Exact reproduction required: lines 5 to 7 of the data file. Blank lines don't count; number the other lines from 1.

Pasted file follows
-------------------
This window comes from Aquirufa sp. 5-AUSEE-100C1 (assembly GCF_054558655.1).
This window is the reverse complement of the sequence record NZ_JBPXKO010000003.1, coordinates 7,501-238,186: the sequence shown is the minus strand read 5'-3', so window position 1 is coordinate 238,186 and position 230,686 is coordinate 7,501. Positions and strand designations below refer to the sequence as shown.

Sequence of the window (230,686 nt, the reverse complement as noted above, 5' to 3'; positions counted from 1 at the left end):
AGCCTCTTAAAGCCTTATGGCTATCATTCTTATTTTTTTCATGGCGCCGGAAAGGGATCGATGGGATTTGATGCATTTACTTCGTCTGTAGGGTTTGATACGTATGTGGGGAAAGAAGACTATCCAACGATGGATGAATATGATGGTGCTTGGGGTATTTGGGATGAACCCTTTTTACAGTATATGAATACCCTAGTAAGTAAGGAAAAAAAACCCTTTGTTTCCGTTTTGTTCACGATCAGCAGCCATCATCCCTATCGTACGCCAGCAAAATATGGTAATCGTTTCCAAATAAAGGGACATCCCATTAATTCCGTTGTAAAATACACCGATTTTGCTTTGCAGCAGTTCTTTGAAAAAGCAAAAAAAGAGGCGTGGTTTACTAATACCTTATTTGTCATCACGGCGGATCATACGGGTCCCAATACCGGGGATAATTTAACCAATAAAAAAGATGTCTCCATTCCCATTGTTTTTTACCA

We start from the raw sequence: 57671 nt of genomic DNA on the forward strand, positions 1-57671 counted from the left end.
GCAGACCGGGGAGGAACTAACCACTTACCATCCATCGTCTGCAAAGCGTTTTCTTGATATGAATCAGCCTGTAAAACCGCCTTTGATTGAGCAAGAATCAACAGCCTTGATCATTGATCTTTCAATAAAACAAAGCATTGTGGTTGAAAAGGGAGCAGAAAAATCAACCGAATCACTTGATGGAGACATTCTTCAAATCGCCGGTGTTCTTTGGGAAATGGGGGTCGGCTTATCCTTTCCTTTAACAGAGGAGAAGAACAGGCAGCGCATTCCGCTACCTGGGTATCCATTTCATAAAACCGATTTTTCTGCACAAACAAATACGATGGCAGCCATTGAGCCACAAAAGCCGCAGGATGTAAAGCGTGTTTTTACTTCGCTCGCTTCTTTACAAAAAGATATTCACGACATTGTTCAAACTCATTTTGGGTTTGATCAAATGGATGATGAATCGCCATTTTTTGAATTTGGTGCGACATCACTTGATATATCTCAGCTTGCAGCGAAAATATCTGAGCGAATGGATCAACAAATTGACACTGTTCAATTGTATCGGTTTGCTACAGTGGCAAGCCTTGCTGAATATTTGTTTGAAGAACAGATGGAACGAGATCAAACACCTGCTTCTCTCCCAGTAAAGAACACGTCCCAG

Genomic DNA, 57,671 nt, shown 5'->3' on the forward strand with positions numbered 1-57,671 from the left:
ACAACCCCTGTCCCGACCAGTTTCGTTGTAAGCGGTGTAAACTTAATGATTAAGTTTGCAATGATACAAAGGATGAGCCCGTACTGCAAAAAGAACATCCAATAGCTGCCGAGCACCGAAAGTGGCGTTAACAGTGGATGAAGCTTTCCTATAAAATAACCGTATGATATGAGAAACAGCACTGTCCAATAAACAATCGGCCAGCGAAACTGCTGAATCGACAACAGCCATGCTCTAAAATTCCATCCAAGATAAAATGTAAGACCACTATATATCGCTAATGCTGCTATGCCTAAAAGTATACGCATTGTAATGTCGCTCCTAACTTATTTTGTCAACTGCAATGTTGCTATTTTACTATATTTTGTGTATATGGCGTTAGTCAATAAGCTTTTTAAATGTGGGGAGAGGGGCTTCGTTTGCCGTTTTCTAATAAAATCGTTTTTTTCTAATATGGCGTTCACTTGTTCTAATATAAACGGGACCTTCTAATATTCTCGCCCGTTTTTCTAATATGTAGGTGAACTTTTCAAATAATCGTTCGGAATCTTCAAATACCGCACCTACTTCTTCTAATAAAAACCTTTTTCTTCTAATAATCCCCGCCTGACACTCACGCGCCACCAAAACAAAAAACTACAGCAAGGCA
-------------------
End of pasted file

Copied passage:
We start from the raw sequence: 57671 nt of genomic DNA on the forward strand, positions 1-57671 counted from the left end.
GCAGACCGGGGAGGAACTAACCACTTACCATCCATCGTCTGCAAAGCGTTTTCTTGATATGAATCAGCCTGTAAAACCGCCTTTGATTGAGCAAGAATCAACAGCCTTGATCATTGATCTTTCAATAAAACAAAGCATTGTGGTTGAAAAGGGAGCAGAAAAATCAACCGAATCACTTGATGGAGACATTCTTCAAATCGCCGGTGTTCTTTGGGAAATGGGGGTCGGCTTATCCTTTCCTTTAACAGAGGAGAAGAACAGGCAGCGCATTCCGCTACCTGGGTATCCATTTCATAAAACCGATTTTTCTGCACAAACAAATACGATGGCAGCCATTGAGCCACAAAAGCCGCAGGATGTAAAGCGTGTTTTTACTTCGCTCGCTTCTTTACAAAAAGATATTCACGACATTGTTCAAACTCATTTTGGGTTTGATCAAATGGATGATGAATCGCCATTTTTTGAATTTGGTGCGACATCACTTGATATATCTCAGCTTGCAGCGAAAATATCTGAGCGAATGGATCAACAAATTGACACTGTTCAATTGTATCGGTTTGCTACAGTGGCAAGCCTTGCTGAATATTTGTTTGAAGAACAGATGGAACGAGATCAAACACCTGCTTCTCTCCCAGTAAAGAACACGTCCCAG

Genomic DNA, 57,671 nt, shown 5'->3' on the forward strand with positions numbered 1-57,671 from the left: